Some brief background for those not familiar with “The Pentagon’s New Map.” It is a map that sits at the heart of a book of the same title written a few years ago by Barnett. It is a compelling take on what America’s grand strategy should be for the 21st century and how it is, and more importantly isn’t, ready to execute on it. Better yet, it is engaging, thought provoking, interesting, and written so anyone can read and understand it.
The core of the book’s thesis (remixed from Wikipedia and very high level) is as follows:
- International systems of rules reduce the likelihood of violent conflict (e.g., the WTO Dispute Settlement Understanding)
- The world is divided between the Functioning Core and the Non-Integrated Gap.
Function Core = economic interdependence, incented to abide by rules
Non-Integrated Gap = unstable leadership and absence of international trade, weaker incentives
- Integration of the Gap into the global economy provides opportunities for individuals to improve their lives, presenting a desirable alternative to violence and terrorism
- US grand strategy for the 21st century… help countries migrate from the Non-Integrated Gap into the Functioning Core
According to Barnett’s thesis, countries in the Non-integrated Gap, because they are less connected, should probably have fewer computer users, fewer people downloading software and fewer people participating in Open-Source projects. Mashing up his map with the Firefox pledge map might give us some a clue to how well open-source conforms to his thesis.
(Note, I’ve remixed Barnett’s map to make it is easier to read on a computer with the Function Core countries in green and the Non-Integrated Gap countries in red . You can find the original map here.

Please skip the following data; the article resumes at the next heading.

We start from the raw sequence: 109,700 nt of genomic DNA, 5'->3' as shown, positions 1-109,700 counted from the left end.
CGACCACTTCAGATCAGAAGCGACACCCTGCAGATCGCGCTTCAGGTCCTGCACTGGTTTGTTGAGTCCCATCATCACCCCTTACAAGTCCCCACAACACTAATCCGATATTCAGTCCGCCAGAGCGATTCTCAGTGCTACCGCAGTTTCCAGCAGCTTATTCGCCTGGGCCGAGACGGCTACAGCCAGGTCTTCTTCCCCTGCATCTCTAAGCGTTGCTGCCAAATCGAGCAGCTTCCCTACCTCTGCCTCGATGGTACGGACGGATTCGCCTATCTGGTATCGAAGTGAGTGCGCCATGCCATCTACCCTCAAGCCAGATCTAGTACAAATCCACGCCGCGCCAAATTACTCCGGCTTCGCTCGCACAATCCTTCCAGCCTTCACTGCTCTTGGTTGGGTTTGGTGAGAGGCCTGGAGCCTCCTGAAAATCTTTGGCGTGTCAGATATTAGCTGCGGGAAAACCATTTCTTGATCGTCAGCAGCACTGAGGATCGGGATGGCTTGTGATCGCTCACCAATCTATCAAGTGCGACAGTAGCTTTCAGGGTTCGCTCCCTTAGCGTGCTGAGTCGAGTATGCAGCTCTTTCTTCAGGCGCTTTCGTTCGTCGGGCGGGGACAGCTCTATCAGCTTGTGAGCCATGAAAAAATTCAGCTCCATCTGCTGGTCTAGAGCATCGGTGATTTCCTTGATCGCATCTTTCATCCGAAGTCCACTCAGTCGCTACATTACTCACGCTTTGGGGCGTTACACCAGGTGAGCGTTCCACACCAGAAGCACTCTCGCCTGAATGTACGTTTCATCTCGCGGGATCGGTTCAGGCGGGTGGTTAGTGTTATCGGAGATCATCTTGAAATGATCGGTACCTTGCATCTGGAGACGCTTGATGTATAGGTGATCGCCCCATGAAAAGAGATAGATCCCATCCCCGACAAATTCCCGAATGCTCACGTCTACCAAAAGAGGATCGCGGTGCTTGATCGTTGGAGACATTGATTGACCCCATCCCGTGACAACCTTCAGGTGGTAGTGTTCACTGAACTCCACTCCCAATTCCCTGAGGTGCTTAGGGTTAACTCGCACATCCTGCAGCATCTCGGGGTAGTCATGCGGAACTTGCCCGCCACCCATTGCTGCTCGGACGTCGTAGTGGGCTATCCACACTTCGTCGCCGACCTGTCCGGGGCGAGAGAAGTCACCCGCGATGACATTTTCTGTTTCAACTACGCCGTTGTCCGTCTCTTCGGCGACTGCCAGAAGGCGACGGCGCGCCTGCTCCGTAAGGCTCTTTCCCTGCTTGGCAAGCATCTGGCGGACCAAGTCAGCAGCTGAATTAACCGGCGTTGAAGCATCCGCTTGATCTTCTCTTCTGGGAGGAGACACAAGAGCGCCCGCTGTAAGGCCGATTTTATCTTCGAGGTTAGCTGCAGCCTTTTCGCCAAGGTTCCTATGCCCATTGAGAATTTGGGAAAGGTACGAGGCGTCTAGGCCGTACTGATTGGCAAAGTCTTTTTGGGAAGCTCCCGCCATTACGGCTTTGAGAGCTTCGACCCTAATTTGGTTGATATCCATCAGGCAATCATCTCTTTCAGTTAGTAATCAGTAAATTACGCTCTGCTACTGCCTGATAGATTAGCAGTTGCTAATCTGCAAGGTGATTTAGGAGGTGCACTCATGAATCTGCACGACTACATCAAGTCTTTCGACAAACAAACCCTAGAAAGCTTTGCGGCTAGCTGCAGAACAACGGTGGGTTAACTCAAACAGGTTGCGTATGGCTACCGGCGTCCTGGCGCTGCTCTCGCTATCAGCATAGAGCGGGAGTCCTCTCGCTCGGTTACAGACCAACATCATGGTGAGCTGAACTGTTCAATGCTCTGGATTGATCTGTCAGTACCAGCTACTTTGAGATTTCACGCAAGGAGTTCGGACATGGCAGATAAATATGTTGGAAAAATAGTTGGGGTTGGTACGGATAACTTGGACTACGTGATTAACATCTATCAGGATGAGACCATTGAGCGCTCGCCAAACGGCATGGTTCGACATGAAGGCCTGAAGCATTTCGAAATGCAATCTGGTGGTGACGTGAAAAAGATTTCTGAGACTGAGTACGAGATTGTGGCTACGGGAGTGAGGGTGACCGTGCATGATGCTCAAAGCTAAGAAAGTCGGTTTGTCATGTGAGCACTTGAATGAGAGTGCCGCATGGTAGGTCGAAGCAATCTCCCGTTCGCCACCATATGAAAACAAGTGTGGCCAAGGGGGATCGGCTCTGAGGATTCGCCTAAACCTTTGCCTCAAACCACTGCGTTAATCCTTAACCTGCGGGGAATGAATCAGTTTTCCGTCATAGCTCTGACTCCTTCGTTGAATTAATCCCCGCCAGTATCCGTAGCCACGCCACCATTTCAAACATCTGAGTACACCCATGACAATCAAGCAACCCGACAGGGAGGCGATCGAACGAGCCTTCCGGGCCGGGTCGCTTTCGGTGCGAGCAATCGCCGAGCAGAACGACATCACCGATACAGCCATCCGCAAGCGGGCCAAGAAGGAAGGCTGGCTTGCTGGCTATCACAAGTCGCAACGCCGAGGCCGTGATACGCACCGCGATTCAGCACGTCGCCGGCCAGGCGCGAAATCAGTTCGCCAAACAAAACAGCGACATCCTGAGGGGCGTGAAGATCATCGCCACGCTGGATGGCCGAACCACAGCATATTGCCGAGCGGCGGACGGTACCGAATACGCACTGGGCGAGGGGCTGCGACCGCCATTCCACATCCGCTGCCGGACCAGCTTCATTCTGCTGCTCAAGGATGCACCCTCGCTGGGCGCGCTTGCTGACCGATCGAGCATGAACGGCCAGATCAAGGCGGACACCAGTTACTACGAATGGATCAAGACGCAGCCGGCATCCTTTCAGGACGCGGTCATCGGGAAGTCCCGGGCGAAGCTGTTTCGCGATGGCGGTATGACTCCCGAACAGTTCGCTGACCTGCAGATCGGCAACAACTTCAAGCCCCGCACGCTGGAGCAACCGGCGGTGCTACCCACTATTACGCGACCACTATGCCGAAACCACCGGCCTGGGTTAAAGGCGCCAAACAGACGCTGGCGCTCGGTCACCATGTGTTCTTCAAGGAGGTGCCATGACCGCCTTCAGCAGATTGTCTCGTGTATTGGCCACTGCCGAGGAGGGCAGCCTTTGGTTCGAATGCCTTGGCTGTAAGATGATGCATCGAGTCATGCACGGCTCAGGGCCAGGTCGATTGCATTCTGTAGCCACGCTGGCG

Below is the spread Firefox pledge map, which tracks how many people around the world have pledged to download Firefox on its release day (June 17th). I’ve overlaid the Non-Integrated Gap/Function Core border over it.
- Interesting correlation between low pledge totals and Non-Integrated Gap countries
- All but two Non-Integrated Gap countries (Colombia & Turkey) have 10,000 download pledges or fewer. (I also think it is interesting that Barnett doesn’t include Turkey in the Functioning Core…)
- Most countries within the Functioning Core have 10,000 pledges or greater (South Africa, Nordic Countries and the Baltic States are notable exceptions)
- Non-Integrated Gap countries with the most pledges are Iran, Turkey, Venezuela, Peru, and Indonesia – interesting list. Seems to suggest that many of the countries the US tries to isolate are actually the most connected.
- According to my Mozilla friends Poland (yes, Poland) was the first to hit the 100K pledge mark. Many new Core countries are adopting Open Source en mass to avoid paying for expensive Microsoft software. Open source may be offering them a cheap way to increase connectivity and integrate with the core faster, and on their terms. Fantastic outcome.
- This map DOES NOT account for population variation – would be fascinating to see a map based on per capita pledges (I’ve contacted my friends at Mozilla and they’ve passed the raw data along to me so I will follow up with that analysis ASAP)
- I will try to update the map with the final data on download day (June 17th) when all the pledges have been tallied
- Note: Firefox pledge map copied on June 15th, 2008, 8:30 pm PST
Lots more thoughts and analysis to be done on this. I hope to blog more on this shortly. If Barnett responds in any way I promise to update – would love to hear his thoughts/reflections on this.
(One final aside, if you get the chance to see Barnett present, do so. He’s up there with Lessig in his delivery. I remember seeing him at a conference. He went long by 10 minutes. The US ambassador to Canada was in the next room waiting to give the next presentation but if any of the organizers had tried to intervene and hurry Barnett up, they would have been lynched. FYI, You can see his TED talk here.)